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The following steps are the best advice I can find. 

However, as I am just an amateur, I do not work in a dimly lit room.  I have the lights on (with daylight bulbs) with the screen facing away from a window and without any bright reflections on it.  It may not be perfect, but the results I get I am very happy with.

I also re-adjust the Contrast and Brightness, after following the advice below, so that I can just see the 252 and 8 numbers on the homepage of this website. 

If you have a LCD screen, then start with your setting a maximum and see if you can improve things to be able to see the 252 and 8 numbers.

To set the Black point for a CRT monitor...  


Set the room lighting to normal image editing condition. This should really be dim or moderate, not light. Minimize possible glare.


Allow the monitor to warm up for 1 hour.


This method needs a black background on the desktop. Go to the Display Properties, select Appearance-tab, then choose Item=Desktop and change it's color to Black. You will have to turn off your background picture if you have one.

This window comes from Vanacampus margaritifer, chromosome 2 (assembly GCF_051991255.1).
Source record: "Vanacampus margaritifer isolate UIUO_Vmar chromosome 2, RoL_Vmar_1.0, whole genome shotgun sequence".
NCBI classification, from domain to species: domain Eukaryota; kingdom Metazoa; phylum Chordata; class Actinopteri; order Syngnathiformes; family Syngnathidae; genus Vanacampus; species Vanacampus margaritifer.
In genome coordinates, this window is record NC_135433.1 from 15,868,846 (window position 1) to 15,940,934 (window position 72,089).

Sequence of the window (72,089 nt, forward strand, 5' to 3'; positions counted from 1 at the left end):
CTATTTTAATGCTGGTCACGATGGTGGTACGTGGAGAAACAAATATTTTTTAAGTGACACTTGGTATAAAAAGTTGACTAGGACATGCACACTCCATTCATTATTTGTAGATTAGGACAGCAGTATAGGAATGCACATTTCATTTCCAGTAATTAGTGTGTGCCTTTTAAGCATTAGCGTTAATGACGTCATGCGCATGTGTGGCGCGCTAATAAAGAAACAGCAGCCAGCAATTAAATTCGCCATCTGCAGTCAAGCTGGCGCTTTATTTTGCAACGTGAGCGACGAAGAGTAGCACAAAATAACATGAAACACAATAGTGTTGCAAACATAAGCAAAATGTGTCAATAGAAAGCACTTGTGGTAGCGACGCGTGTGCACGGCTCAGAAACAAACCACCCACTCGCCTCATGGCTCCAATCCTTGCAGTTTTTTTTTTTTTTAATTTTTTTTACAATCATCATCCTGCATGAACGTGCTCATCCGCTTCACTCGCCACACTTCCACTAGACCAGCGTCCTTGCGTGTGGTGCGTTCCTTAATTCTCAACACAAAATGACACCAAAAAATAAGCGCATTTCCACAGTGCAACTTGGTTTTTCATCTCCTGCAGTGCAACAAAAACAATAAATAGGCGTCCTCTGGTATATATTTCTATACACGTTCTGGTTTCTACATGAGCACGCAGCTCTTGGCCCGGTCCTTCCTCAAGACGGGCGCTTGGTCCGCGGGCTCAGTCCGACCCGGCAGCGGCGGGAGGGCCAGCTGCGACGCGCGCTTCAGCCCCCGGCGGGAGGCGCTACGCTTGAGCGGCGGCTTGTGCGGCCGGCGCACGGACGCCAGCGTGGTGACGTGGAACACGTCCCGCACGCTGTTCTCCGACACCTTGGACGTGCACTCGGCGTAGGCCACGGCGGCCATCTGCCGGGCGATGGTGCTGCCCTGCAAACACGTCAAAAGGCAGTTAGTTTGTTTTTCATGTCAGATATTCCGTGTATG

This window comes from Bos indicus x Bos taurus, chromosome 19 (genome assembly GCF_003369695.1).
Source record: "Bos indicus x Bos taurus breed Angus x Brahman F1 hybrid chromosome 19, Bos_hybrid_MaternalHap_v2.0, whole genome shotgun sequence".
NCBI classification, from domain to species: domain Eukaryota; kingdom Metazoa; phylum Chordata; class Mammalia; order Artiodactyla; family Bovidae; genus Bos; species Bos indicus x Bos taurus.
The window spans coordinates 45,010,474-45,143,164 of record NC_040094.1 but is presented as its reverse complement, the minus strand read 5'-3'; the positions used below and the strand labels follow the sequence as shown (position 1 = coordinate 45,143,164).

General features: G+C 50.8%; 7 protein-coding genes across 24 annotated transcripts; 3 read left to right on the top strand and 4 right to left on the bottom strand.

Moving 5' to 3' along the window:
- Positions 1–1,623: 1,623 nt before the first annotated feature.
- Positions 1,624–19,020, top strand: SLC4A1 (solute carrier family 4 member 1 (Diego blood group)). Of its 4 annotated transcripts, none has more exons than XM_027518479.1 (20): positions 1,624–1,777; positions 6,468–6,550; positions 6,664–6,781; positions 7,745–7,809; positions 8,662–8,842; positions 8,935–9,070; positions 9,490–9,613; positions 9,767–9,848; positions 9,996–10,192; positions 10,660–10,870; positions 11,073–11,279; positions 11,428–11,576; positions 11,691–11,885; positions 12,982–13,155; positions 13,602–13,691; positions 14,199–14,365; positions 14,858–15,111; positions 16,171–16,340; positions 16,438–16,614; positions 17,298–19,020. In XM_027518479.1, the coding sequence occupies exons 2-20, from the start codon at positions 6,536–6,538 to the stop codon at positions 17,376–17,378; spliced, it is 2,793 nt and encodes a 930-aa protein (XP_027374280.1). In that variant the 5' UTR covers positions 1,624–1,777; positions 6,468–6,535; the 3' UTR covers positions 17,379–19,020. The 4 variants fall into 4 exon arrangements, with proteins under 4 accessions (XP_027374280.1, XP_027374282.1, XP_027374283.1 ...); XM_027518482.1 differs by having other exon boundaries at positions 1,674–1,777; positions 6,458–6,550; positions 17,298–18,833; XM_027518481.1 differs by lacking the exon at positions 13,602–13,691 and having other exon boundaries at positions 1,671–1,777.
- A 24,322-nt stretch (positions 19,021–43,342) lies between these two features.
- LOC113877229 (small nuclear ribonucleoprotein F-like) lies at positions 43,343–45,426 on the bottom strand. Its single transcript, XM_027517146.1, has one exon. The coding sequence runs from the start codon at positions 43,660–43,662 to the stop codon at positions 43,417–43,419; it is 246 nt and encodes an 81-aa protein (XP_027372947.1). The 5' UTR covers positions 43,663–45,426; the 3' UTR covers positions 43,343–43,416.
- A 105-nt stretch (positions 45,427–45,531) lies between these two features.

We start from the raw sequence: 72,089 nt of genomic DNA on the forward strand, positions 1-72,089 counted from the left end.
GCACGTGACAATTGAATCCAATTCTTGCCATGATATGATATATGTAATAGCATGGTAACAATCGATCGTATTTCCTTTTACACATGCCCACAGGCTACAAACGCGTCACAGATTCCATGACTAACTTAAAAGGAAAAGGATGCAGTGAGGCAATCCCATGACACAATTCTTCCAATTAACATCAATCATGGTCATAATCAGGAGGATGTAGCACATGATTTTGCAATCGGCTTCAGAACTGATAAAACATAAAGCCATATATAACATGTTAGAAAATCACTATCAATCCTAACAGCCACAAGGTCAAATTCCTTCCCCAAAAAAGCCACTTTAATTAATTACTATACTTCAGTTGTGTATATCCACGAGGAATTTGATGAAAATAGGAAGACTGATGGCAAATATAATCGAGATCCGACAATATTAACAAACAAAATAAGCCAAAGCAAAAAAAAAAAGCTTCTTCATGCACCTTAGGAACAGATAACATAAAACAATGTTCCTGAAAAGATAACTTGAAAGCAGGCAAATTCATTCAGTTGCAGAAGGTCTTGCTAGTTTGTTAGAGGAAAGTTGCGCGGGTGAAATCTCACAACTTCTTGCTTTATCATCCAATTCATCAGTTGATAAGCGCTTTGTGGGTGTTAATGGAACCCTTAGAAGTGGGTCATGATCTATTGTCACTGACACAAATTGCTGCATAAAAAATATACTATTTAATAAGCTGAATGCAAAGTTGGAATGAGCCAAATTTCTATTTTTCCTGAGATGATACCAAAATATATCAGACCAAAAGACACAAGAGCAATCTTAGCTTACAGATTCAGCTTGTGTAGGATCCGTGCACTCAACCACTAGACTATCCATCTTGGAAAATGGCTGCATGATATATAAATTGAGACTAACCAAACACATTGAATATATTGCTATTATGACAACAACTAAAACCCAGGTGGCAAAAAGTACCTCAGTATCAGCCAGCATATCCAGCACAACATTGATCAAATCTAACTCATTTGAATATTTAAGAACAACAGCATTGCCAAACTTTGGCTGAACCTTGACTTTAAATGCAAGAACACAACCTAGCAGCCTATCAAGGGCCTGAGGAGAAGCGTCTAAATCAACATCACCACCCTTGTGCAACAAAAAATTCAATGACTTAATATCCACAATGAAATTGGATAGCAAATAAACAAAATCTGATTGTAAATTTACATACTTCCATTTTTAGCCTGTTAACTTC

Set the Contrast  to the maximum. It is best to keep it always at maximum, only if the highlights are too light for your vision bring it down to a suitable level.


Set the Brightness control of the monitor now to maximum as the starting point.


Locate the Vertical Height control and make the active scanned display area vertically smaller, so that a black border will appear on top and at the bottom of the screen. This black area will now give a perfect black reference point.


Now adjust the Brightness control so that the visible background just merges with the black of the non-scanned area. The setting has to be on the verge so that the smallest increase to it would make the active scanned area discernible.  I find this quite hard, but go back and forth until you are happy that it has just merged.


Blackpoint calibration is now complete- so adjust the scanned area back to how it was and reset you background as before.  They say you should not adjust the Contrast, but you can lower it if you want.

So now this should look good, even if it has a slight colour tint.

Finally go to to check how you are getting on and how good your display is!

Now for Gamma >